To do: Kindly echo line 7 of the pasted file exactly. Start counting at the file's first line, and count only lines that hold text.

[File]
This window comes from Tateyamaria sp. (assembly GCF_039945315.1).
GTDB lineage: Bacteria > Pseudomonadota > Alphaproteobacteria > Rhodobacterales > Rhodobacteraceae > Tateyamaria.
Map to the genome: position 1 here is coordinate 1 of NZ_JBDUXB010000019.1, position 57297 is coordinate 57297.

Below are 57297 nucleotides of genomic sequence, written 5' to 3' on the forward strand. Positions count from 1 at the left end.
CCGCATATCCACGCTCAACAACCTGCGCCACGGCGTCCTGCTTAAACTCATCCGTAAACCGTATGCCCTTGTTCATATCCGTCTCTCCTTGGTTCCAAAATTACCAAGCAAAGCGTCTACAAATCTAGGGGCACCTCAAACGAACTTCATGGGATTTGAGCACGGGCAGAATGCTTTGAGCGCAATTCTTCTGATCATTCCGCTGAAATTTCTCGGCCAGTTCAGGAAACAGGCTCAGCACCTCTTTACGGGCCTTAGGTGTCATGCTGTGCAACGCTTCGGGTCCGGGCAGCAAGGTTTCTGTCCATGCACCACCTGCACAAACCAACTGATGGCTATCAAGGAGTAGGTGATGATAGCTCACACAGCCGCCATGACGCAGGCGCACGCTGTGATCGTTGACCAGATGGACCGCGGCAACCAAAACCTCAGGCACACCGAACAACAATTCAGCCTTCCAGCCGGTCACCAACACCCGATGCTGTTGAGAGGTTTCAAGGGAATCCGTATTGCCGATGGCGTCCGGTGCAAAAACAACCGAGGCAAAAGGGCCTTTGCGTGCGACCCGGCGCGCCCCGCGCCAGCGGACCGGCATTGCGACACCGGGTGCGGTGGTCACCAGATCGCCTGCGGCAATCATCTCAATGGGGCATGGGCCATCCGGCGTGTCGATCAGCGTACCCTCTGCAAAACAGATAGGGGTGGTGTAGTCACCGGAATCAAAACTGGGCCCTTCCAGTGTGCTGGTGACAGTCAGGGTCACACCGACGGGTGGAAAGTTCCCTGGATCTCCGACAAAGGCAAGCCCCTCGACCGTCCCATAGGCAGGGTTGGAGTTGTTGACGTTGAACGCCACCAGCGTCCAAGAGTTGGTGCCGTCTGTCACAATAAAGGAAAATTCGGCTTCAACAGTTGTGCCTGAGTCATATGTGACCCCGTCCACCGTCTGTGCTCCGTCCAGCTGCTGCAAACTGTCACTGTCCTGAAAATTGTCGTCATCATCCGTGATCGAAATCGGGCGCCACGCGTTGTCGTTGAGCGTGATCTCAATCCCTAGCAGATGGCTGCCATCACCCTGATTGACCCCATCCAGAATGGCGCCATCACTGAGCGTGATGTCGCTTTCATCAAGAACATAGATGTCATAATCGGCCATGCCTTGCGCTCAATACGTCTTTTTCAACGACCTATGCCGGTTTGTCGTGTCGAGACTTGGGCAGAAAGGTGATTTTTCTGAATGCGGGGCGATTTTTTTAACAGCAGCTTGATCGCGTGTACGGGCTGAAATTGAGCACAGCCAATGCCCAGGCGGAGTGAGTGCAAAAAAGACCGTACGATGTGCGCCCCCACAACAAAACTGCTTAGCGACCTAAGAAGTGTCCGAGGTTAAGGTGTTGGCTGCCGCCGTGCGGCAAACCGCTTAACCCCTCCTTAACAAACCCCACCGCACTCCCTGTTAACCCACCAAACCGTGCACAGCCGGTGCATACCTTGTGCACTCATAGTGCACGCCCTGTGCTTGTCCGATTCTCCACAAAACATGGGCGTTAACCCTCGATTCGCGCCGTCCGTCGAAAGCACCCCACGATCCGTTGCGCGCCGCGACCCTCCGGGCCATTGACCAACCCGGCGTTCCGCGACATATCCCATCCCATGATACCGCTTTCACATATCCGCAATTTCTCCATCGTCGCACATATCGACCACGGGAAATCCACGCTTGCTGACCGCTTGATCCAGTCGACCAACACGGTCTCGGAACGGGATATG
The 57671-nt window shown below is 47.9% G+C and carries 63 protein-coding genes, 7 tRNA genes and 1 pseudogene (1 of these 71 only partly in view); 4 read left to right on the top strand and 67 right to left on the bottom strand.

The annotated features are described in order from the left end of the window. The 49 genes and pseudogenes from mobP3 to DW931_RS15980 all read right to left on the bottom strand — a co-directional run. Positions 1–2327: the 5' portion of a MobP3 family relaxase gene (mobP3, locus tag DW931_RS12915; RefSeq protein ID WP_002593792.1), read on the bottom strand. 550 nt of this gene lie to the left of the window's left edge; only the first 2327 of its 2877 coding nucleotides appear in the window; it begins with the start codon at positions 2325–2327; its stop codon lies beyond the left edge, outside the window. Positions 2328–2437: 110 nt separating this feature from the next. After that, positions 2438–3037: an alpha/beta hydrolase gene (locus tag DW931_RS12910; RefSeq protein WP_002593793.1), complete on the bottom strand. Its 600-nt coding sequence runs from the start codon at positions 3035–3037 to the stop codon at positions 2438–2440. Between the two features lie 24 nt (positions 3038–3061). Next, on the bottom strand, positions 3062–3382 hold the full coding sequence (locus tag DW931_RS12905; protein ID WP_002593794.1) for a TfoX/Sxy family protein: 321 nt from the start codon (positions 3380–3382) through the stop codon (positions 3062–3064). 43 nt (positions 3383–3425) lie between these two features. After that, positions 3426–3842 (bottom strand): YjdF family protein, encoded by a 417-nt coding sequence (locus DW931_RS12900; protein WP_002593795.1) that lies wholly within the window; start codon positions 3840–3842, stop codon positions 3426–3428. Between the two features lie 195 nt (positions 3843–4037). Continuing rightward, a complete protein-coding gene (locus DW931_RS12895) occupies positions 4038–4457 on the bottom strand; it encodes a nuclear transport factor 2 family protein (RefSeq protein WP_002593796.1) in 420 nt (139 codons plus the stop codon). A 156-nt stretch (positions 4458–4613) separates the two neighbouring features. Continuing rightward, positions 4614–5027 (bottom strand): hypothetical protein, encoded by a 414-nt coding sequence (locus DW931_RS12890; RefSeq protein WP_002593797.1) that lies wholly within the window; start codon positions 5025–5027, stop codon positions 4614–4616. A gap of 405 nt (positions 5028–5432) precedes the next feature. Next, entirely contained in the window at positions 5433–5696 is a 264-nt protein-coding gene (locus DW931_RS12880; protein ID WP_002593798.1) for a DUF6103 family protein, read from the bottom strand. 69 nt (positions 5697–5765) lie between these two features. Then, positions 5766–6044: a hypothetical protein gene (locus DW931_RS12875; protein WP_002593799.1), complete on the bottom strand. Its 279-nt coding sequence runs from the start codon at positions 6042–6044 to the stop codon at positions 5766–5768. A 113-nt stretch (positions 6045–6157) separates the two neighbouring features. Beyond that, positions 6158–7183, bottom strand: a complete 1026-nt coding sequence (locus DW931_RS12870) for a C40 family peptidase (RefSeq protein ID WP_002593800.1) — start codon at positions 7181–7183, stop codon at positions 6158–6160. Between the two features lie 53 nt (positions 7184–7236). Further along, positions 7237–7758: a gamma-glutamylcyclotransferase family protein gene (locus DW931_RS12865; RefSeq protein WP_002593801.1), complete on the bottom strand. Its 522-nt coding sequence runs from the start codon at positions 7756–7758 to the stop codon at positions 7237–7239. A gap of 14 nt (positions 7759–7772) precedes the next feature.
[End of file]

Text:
The annotated features are described in order from the left end of the window. The 49 genes and pseudogenes from mobP3 to DW931_RS15980 all read right to left on the bottom strand — a co-directional run. Positions 1–2327: the 5' portion of a MobP3 family relaxase gene (mobP3, locus tag DW931_RS12915; RefSeq protein ID WP_002593792.1), read on the bottom strand. 550 nt of this gene lie to the left of the window's left edge; only the first 2327 of its 2877 coding nucleotides appear in the window; it begins with the start codon at positions 2325–2327; its stop codon lies beyond the left edge, outside the window. Positions 2328–2437: 110 nt separating this feature from the next. After that, positions 2438–3037: an alpha/beta hydrolase gene (locus tag DW931_RS12910; RefSeq protein WP_002593793.1), complete on the bottom strand. Its 600-nt coding sequence runs from the start codon at positions 3035–3037 to the stop codon at positions 2438–2440. Between the two features lie 24 nt (positions 3038–3061). Next, on the bottom strand, positions 3062–3382 hold the full coding sequence (locus tag DW931_RS12905; protein ID WP_002593794.1) for a TfoX/Sxy family protein: 321 nt from the start codon (positions 3380–3382) through the stop codon (positions 3062–3064). 43 nt (positions 3383–3425) lie between these two features. After that, positions 3426–3842 (bottom strand): YjdF family protein, encoded by a 417-nt coding sequence (locus DW931_RS12900; protein WP_002593795.1) that lies wholly within the window; start codon positions 3840–3842, stop codon positions 3426–3428. Between the two features lie 195 nt (positions 3843–4037). Continuing rightward, a complete protein-coding gene (locus DW931_RS12895) occupies positions 4038–4457 on the bottom strand; it encodes a nuclear transport factor 2 family protein (RefSeq protein WP_002593796.1) in 420 nt (139 codons plus the stop codon). A 156-nt stretch (positions 4458–4613) separates the two neighbouring features. Continuing rightward, positions 4614–5027 (bottom strand): hypothetical protein, encoded by a 414-nt coding sequence (locus DW931_RS12890; RefSeq protein WP_002593797.1) that lies wholly within the window; start codon positions 5025–5027, stop codon positions 4614–4616. A gap of 405 nt (positions 5028–5432) precedes the next feature. Next, entirely contained in the window at positions 5433–5696 is a 264-nt protein-coding gene (locus DW931_RS12880; protein ID WP_002593798.1) for a DUF6103 family protein, read from the bottom strand. 69 nt (positions 5697–5765) lie between these two features. Then, positions 5766–6044: a hypothetical protein gene (locus DW931_RS12875; protein WP_002593799.1), complete on the bottom strand. Its 279-nt coding sequence runs from the start codon at positions 6042–6044 to the stop codon at positions 5766–5768. A 113-nt stretch (positions 6045–6157) separates the two neighbouring features. Beyond that, positions 6158–7183, bottom strand: a complete 1026-nt coding sequence (locus DW931_RS12870) for a C40 family peptidase (RefSeq protein ID WP_002593800.1) — start codon at positions 7181–7183, stop codon at positions 6158–6160. Between the two features lie 53 nt (positions 7184–7236). Further along, positions 7237–7758: a gamma-glutamylcyclotransferase family protein gene (locus DW931_RS12865; RefSeq protein WP_002593801.1), complete on the bottom strand. Its 522-nt coding sequence runs from the start codon at positions 7756–7758 to the stop codon at positions 7237–7239. A gap of 14 nt (positions 7759–7772) precedes the next feature.